Finding an Expert OpinionIf you are a member of the press or a business looking for expertise, there are several steps you can take while using SCHOLARS@FIU.EDU.
- Consider words you use in your search carefully. For example, different fields of expertise use various vocabularies. Searching for experts on Marijuana, for example, will lead to a different ordering of experts compared to a search using the word Cannabis. And if you misspell Cannabis with one "n" you will receive 0 hits. If you enter THC, you will find a narrower sub-set of biochemistry expertise; a broader return of experts if you use Cannabis and Biochemistry as key words together. In short, before beginning your search, it helps to think of, and consider using, various synonyms for the subject you are searching.
- When searching a subject, SCHOLARS@FIU. EDU is designed to list people, their photos and professional directory information first. However, beneath the list of people with expertise, you sometimes will see (when scrolling down) lists of citations for research not yet linked to a person. We call these records "orphan" records. In the near future, we will be establishing URI links between these records and our faculty (e.g. reuniting the "orphan" with the faculty member who wrote the article).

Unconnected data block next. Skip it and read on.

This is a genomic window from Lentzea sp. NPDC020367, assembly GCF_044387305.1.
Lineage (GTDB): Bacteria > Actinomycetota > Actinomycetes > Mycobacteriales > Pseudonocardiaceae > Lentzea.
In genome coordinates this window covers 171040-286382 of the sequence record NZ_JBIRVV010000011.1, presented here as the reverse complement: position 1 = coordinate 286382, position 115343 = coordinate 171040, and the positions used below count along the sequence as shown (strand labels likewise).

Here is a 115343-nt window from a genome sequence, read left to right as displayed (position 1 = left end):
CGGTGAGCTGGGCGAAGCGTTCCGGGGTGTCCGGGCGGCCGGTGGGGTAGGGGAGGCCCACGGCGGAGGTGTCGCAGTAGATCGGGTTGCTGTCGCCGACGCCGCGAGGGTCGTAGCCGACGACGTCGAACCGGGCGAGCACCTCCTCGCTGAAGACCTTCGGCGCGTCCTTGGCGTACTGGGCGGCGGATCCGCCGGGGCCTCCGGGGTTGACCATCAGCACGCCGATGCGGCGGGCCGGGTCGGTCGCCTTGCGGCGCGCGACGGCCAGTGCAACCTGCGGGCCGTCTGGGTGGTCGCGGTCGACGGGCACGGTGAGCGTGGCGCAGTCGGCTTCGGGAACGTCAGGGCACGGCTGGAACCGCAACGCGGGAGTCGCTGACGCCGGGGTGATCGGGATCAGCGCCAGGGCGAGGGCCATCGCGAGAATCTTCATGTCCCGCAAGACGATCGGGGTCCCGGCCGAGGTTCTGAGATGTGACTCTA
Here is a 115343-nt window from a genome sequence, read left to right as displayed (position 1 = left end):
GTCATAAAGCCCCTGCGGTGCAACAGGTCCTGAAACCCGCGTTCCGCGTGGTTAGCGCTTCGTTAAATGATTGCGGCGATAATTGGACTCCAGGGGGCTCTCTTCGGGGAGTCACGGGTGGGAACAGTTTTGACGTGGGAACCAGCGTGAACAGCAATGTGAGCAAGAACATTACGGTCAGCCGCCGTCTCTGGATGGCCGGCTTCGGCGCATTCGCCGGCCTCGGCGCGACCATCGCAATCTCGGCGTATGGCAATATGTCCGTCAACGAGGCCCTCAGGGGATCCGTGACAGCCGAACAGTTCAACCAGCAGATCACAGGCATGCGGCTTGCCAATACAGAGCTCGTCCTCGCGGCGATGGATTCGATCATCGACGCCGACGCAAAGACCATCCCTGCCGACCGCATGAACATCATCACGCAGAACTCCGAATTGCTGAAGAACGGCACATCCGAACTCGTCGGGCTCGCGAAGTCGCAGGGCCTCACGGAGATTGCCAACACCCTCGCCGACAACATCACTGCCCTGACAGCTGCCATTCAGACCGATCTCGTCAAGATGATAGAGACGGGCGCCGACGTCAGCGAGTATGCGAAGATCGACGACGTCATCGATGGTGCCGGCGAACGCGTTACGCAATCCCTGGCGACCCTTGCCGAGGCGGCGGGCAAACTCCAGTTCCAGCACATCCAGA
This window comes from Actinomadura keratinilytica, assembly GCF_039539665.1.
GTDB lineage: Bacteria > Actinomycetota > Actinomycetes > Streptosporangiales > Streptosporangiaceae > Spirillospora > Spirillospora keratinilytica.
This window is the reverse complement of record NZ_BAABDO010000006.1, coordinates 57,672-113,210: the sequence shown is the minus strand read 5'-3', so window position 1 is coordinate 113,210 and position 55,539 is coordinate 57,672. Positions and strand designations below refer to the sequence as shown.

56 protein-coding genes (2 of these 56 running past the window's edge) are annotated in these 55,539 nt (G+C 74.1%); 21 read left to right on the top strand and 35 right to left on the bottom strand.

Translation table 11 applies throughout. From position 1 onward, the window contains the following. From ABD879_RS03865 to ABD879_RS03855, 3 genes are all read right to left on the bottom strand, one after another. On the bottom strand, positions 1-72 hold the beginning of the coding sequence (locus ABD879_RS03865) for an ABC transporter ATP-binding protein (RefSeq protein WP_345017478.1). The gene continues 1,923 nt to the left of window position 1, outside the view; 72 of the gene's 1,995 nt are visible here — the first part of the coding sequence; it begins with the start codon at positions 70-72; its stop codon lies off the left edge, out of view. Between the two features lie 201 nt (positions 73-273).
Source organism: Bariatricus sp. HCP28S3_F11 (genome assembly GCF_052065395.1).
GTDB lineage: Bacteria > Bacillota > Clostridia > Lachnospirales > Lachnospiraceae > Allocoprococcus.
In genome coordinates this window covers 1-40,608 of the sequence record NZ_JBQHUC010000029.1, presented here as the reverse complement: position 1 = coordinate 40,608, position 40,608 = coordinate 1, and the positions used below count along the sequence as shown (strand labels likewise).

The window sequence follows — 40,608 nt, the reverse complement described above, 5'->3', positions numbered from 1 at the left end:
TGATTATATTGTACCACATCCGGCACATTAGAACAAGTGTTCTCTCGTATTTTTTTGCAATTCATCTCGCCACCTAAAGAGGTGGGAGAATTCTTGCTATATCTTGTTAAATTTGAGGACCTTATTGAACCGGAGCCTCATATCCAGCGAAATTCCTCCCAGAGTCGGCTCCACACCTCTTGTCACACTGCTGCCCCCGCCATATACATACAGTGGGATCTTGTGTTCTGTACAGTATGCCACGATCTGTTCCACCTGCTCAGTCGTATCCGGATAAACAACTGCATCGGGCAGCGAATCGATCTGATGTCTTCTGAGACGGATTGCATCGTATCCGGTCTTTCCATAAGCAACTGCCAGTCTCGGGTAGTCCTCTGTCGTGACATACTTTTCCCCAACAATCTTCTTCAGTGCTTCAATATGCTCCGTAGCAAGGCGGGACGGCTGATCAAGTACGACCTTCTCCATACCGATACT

- When searching for a person, start with either their last name only, or their full first and last name: e.g. enter either Furton or Kenneth Furton -- and not an abbreviated name such as "Ken Furton."
- If you are unsure of the correct spelling, put ~ at the end of your search term -- e.g., stolsenburg~ finds Stolzenberg, Lisa (as well her articles on domestic crime and influencing factors).
- The directory information listed for people in SCHOLARS@FIU will, in the future, contain links directly to the web pages of the person held at their respective colleges, schools or departments. In the meantime, if the web page link does not work, a quick Google search can lead to the department web page.
- Generally speaking, keep it simple! Use short, single terms unless your searches are returning too many results.
- Use quotes to search for an entire phrase -- e.g., "remote sensing".
- Except for boolean operators, searches are not case-sensitive, so "Everglades" and "everglades" are equivalent